Zach attributes his general strong sense of self-esteem to the positive guidance that his parents offered, but he says that the NFB was crucial for putting the icing on the cake in providing the framework for understanding and managing his blindness. An example of his emerging self-confidence can be seen in a story he tells about his first adventure with international travel. "Paul Laurenson was one of my teachers at the LCB. One day he told me that he was going on vacation to Mexico. I asked whom he was going with, and he said that he was going alone. I was shocked. I realized that, if he could do this, maybe I could too. A few years later I found a $500 ticket to Australia and planned to backpack up the east coast for a month. I knew nobody, and I had no agenda. When the day came to leave, I was petrified. At the Seattle airport I knew I had to back out. My friend Jim had driven me to the airport, and, while waiting in line, I told him I couldn't go through with this. I had never traveled abroad alone before and had no one to help me. Without missing a beat, Jim calmly replied, `Okay, Zach, I'll give you a million dollars in cash right now if you agree never to leave the country for the rest of your life.' It was exactly what I needed to hear. I stared straight ahead and told him to clear out of my way. With my sleeping bag, backpack, and cane in hand, I got on that plane and never looked back." Today Zach has visited at least thirty countries and has lived in different parts of Europe for more than six years.
Equipped with solid blindness skills and a positive philosophy, Zach has had a meteoric rise in his professional life. He earned his bachelor's degree in history from the University of Pennsylvania and a master's in history from the University of Virginia. Between his undergraduate and graduate studies, Zach moved to Seattle on whim and intuition for a gap year. "On my first day in Seattle I walked into the Seattle Times and asked for a job writing for their paper. The human resources person asked me if I had any experience, and I told them that I'd written a few articles for my college paper at the University of Pennsylvania. Amused, they suggested I consider customer service. This was definitely a job that I could not have done without having learned Braille at the LCB. Unfortunately, I got so good at calming down irate callers—the ones who had not received their papers on time--that my supervisors often transferred the angriest ones to me." Zach worked at the paper for a year before returning to Philadelphia, where he served as a research assistant for a political scientist at the University of Pennsylvania.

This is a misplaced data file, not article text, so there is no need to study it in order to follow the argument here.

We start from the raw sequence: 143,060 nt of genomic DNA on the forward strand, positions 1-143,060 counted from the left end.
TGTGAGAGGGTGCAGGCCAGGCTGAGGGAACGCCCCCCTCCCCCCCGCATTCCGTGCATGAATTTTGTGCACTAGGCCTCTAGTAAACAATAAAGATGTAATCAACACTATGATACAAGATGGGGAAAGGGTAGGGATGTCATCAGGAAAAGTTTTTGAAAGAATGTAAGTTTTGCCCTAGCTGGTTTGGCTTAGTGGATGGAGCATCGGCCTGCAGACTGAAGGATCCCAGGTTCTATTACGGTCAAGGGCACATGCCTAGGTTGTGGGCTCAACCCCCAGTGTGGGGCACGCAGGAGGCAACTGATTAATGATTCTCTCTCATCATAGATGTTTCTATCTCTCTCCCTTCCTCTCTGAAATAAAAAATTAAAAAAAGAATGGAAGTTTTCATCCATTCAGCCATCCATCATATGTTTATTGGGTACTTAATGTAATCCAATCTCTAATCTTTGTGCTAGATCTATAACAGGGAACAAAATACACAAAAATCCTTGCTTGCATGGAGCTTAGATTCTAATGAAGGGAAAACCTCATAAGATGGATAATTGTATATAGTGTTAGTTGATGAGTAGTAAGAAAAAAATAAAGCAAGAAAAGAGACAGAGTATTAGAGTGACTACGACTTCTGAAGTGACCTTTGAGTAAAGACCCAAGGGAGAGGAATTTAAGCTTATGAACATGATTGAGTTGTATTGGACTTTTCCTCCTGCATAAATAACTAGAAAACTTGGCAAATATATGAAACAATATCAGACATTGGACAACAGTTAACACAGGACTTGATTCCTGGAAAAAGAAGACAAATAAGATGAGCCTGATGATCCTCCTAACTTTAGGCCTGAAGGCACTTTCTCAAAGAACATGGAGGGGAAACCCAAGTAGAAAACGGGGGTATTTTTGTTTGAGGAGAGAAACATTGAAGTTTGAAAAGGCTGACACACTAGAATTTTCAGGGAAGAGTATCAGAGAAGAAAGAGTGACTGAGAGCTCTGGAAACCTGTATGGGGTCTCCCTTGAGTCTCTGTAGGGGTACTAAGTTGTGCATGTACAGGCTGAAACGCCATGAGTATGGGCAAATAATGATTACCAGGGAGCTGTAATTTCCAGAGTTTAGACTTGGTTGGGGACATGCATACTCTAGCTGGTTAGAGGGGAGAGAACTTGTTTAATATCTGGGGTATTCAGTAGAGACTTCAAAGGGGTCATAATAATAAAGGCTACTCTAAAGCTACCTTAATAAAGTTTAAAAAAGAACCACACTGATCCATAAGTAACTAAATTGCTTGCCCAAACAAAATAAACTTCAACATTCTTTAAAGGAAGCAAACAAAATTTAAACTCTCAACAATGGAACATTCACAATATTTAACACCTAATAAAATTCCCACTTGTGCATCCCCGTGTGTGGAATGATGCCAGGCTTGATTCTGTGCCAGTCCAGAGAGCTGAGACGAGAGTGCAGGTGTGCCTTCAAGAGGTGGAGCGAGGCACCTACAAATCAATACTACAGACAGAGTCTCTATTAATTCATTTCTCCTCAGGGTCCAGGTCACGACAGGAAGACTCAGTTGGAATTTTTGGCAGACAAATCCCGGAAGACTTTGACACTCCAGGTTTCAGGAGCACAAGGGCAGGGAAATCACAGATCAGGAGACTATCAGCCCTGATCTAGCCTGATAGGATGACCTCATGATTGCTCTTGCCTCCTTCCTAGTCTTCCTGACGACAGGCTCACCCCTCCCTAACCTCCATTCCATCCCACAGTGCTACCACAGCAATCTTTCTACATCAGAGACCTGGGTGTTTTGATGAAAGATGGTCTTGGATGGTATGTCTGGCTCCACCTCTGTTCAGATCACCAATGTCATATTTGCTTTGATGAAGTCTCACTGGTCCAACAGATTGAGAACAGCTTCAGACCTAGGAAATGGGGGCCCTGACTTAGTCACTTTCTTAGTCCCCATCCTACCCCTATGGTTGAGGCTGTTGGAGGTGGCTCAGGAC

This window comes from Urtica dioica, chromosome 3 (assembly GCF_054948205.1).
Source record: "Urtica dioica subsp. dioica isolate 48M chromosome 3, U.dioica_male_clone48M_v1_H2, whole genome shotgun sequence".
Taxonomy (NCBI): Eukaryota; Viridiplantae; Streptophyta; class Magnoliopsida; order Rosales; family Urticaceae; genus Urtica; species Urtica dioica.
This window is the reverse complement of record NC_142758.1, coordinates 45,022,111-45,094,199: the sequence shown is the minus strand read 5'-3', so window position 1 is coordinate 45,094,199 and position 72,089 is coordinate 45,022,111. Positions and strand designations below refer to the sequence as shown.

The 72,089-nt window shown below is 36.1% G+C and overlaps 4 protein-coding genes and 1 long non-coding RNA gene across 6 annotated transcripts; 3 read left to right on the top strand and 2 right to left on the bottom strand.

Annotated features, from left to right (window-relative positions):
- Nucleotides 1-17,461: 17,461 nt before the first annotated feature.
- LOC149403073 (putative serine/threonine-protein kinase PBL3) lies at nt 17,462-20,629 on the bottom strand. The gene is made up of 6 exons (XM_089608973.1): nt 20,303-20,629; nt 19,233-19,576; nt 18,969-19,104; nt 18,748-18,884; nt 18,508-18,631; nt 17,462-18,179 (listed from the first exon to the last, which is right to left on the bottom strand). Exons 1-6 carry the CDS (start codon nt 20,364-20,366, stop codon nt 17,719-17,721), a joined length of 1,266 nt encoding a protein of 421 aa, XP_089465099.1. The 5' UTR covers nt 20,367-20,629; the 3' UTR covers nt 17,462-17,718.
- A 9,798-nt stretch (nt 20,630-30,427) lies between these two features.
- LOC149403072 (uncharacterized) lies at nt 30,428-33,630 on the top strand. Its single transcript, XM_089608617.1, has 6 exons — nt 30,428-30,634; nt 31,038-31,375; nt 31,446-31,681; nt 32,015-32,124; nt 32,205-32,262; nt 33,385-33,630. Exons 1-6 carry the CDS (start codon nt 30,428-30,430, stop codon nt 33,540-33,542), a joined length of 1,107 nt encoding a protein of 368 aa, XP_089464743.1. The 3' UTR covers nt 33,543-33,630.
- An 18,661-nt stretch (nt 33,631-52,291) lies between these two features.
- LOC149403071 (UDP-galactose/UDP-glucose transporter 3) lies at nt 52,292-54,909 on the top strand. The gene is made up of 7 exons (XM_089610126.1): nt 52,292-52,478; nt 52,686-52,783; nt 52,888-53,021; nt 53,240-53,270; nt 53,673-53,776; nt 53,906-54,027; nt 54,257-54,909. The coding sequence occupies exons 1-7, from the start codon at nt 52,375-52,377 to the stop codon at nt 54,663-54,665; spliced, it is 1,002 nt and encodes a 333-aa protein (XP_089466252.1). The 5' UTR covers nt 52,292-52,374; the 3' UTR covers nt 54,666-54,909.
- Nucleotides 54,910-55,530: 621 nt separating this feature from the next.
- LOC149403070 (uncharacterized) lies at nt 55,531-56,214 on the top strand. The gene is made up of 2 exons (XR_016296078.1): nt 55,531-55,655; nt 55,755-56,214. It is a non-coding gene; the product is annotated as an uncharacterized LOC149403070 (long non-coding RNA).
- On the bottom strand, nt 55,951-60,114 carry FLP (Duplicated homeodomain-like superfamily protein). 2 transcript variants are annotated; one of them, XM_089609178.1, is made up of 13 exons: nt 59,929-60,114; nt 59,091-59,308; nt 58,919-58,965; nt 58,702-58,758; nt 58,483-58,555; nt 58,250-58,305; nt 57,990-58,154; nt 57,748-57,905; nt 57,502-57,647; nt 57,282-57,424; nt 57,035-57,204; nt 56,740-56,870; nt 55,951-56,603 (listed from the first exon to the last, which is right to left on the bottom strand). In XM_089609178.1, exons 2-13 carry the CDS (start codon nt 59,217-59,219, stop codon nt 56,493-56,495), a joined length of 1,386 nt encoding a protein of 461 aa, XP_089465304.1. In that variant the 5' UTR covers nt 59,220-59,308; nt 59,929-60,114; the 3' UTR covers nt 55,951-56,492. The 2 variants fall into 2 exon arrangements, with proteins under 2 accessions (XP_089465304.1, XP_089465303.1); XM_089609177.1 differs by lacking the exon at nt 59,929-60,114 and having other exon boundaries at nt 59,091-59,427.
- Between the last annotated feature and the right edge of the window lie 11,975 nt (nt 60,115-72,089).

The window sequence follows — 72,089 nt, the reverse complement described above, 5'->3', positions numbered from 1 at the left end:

Zach earned his doctorate in modern European history from St. Antony's College, Oxford. His academic honors include winning Harvard's Derek Bok Teaching Award; Oxford's St. Antony's Book Prize; a Dupont Fellowship; an Idea Prize from Germany's Kœrber Foundation; and research grants from the Fulbright Foundation, the Smith Richardson Foundation, Earhart Foundation, Daimler-Chrysler Foundation, and the Royal Historical Society of Great Britain. He has appeared multiple times on National Public Radio, CSPAN’s Book TV, Martha Stewart Radio, and other media outlets. Zach's articles and editorials on foreign policy have appeared in the International Herald Tribune, the Los Angeles Times, the Baltimore Sun, and Newsday, among other publications. His most recent book was profiled in both Newsweek and O, the Oprah magazine.
By the age of thirty-nine Zach had already authored three major books. In 2003 he published What Hitler Knew, an offshoot of his Oxford dissertation. According to Zach, this book examines the question of why Hitler made the mistakes he did. Three years later he published Breeding Bin Ladens, a book that asks why Americans and Europeans have been pursuing policies that alienate the very people they most want to attract, moderate religious Muslims.
Zach’s most recent book, Blunder: Why Smart People Make Bad Decisions, is a series of individual case studies in which he examines the anatomy of the decisions various leaders have made throughout history. He identifies seven “cognition traps,” as defined ways of thinking or errors in judgment, that people have regularly made throughout time. Zach says, “The problem is not that we’re ignorant; it is that we’re too rigid in our thinking. Each chapter identifies a different rigid mindset.” Blunder has been written in compelling language that appeals to academics and laymen alike. Because of its popularity Blunder has recently been released on Audible.com, and Zach reads the introduction to the book. It is forthcoming in Chinese, Korean, Romanian, and Turkish, and this month the paperback edition was released. Those interested in learning more about Blunder or any other of his scholarly works may visit his Website at <http://www.zacharyshore.com>.
In view of the diverse subjects of Zach’s scholarly work, people might reasonably ask just what kind of historian he is. “I am a historian of judgment,” Zach explains. “I want to understand how historical contexts shape the choices we make, and I’m obsessed with the general question of why people shoot themselves in the foot.”
When I asked Zach to reflect on his contributions to society, he said that he is doing his best to give back to the community by being a scholar devoted to helping military leaders and others think more deeply about the choices they make and the causes of war. He suspects that his lack of conventional involvement in the Federation may have attracted criticism from some. He says, however, “It’s narrow thinking to suggest that not attending a monthly chapter meeting means that a person isn’t invested in the broader objectives of the organized blind movement. I think one can help improve societal perceptions of the blind in many ways. Active participation in the Federation is a great way, but it’s not the only way.”
Federationists can be proud of what Zach has achieved for himself and our community, animated by the NFB’s philosophy of blindness and life. In conclusion, Zach offers Kenneth Jernigan’s definition of courage and a quotation about fear from Ralph Waldo Emerson as effective kernels of wisdom for living. Zach recalled that Kenneth Jernigan often said that courage is fear faced with resolution, and he recalled Emerson’s statement, “Do the thing you fear, and the death of fear is certain.” Clearly Zach has lived his life motivated by these principles.